There’s a bittersweet pleasure in watching the Three Stooges these days, knowing about them, their careers, their lives. What seems like zany comedy on screen was, like so many celebrity stories, much more complex, contentious, and even tragic at times. But there’s also an insuppressible joy in their work that keeps drawing me back to watch more. Moe, Larry, and Curly (and Shemp) will always bring a smile to my face. The subsequent replacements for Curly sometimes will, too, although not as often.
And with more than 200 film credits to their names, running from 1930 to 1970 in both shorts and feature films, there’s a lot to watch. One hundred and ninety of those short films were for Columbia Pictures alone (1934-59). These can be seen today online or in DVD collections from Sony (released as multi-year sets from 1934 to ’59, and as 17- or 20-disc collections; yes, of course, I have them). There are 51 other films or shorts in which they collectively starred or have a role, 17 of which were newsreels or bio-shorts.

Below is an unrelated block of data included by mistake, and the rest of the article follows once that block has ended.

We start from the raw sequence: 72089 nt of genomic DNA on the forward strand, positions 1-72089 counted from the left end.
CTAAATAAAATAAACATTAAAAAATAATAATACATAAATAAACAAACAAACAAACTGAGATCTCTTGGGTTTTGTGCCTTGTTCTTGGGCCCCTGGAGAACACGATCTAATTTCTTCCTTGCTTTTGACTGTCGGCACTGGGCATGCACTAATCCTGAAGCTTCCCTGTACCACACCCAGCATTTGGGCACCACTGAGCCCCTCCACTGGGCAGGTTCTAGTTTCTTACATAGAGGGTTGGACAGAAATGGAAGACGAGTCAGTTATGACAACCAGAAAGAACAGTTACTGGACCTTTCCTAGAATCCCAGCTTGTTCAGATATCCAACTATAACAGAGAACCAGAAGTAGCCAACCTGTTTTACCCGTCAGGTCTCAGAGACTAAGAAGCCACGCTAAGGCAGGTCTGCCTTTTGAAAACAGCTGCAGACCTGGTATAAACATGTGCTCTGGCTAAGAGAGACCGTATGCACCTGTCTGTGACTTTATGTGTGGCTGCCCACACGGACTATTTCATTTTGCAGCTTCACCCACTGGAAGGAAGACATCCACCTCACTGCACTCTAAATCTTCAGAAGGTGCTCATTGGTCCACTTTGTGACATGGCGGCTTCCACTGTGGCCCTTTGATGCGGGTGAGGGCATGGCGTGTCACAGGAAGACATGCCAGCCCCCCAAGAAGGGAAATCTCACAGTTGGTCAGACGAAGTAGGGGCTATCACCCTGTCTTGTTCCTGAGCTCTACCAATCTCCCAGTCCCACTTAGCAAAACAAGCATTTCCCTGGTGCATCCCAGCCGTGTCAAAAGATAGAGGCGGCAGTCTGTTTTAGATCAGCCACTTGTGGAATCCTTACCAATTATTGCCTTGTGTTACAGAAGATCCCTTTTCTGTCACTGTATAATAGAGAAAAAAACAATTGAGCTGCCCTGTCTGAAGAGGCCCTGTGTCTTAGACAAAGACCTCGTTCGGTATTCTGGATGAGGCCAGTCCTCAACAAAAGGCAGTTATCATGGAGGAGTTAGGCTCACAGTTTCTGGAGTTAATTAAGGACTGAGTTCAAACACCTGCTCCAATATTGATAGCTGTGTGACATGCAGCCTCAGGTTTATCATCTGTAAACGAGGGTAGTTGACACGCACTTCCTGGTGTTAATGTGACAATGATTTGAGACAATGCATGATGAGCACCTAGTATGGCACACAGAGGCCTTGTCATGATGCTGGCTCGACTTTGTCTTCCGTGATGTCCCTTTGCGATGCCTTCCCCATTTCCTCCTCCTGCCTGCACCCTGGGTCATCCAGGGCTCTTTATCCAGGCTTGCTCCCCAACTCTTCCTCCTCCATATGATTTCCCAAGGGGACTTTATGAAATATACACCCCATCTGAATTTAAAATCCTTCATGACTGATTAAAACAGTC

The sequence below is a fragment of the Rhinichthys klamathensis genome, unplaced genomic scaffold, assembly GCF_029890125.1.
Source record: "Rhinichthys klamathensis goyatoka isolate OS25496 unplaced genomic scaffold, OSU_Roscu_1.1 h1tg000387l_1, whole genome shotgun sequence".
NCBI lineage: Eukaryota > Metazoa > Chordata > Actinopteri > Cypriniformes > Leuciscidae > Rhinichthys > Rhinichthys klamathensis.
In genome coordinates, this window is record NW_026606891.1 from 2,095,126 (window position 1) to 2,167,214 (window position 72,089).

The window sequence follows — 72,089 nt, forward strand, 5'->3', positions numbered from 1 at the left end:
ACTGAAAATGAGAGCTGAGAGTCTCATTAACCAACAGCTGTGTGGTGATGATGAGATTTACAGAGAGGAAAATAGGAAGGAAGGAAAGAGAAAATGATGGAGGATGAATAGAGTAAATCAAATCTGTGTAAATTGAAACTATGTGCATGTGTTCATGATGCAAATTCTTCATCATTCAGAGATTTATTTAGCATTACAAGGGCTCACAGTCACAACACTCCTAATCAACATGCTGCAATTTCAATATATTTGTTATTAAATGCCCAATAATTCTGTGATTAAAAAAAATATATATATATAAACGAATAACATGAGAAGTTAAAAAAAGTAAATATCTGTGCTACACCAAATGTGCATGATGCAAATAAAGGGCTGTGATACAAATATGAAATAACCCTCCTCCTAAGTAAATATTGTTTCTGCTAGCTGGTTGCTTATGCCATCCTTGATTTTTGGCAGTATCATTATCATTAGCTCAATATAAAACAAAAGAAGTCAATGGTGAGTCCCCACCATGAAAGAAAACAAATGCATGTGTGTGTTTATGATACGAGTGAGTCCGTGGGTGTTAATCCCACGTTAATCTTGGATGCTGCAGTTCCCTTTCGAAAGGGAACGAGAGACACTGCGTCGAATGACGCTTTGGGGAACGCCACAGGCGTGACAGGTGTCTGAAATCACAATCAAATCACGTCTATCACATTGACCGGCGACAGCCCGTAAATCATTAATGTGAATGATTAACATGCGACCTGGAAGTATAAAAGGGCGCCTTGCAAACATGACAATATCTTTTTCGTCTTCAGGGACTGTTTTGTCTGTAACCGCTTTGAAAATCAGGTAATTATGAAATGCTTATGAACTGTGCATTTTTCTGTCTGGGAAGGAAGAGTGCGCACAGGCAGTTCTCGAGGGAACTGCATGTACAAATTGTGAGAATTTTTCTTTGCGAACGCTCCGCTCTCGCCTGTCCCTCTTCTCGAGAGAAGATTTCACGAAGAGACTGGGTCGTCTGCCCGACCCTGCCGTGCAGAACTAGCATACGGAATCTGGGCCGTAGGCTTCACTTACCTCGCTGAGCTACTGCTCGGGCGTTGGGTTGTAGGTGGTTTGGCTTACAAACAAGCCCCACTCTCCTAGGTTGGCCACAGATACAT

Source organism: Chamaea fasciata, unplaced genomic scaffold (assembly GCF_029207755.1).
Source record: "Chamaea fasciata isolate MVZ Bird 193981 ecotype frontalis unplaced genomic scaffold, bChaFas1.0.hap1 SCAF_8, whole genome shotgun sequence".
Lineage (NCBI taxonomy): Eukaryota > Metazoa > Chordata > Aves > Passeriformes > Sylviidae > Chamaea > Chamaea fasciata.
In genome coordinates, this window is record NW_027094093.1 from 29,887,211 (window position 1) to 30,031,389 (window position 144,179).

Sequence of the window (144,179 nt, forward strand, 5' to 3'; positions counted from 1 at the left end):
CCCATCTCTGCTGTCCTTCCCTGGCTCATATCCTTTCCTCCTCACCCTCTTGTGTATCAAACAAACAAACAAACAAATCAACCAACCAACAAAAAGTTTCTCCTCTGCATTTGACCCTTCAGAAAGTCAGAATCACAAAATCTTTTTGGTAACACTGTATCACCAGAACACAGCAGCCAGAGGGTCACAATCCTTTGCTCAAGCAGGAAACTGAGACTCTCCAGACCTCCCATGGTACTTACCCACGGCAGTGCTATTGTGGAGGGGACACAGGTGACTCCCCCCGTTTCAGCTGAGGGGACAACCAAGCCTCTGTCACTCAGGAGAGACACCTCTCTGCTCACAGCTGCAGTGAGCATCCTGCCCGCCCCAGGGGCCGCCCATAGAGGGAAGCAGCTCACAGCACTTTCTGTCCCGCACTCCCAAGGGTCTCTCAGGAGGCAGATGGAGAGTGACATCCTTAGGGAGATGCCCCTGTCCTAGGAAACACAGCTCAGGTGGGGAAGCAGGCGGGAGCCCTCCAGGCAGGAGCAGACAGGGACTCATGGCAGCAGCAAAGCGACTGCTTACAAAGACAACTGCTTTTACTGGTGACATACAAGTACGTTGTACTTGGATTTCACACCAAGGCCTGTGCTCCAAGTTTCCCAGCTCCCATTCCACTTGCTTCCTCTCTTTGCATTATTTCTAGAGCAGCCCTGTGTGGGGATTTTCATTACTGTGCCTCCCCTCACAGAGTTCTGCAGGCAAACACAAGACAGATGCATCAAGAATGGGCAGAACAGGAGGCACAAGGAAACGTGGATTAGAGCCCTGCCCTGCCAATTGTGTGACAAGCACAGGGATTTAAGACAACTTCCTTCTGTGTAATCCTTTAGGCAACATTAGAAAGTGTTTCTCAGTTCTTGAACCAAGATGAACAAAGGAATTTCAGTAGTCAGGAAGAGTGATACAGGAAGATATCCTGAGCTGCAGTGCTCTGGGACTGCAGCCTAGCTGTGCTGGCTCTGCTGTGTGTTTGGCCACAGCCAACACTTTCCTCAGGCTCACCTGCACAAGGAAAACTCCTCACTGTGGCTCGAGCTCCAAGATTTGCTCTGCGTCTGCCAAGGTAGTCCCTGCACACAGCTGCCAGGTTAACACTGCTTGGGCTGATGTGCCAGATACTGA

And that doesn’t include all the films several of them made solo (Shemp Howard in particular was prolific) nor their 156-episode cartoon series, The New Three Stooges, that included live-action segments, and ran from 1965-66. And even this doesn’t show off their impressive careers that began in the 1920s in vaudeville. Moe Howard was performing on stage with his friend Ted Healy in 1923, joined by his brother Shemp in 1924. Louis Feinberg — aka Larry Fine — joined them in 1928. The three would appear with Healy in their first film, Soup to Nuts (1930), but parted ways with Healy over a contractual dispute. For a couple of years, the trio performed onstage as “The Three Lost Soles” and “Howard, Fine, and Howard.”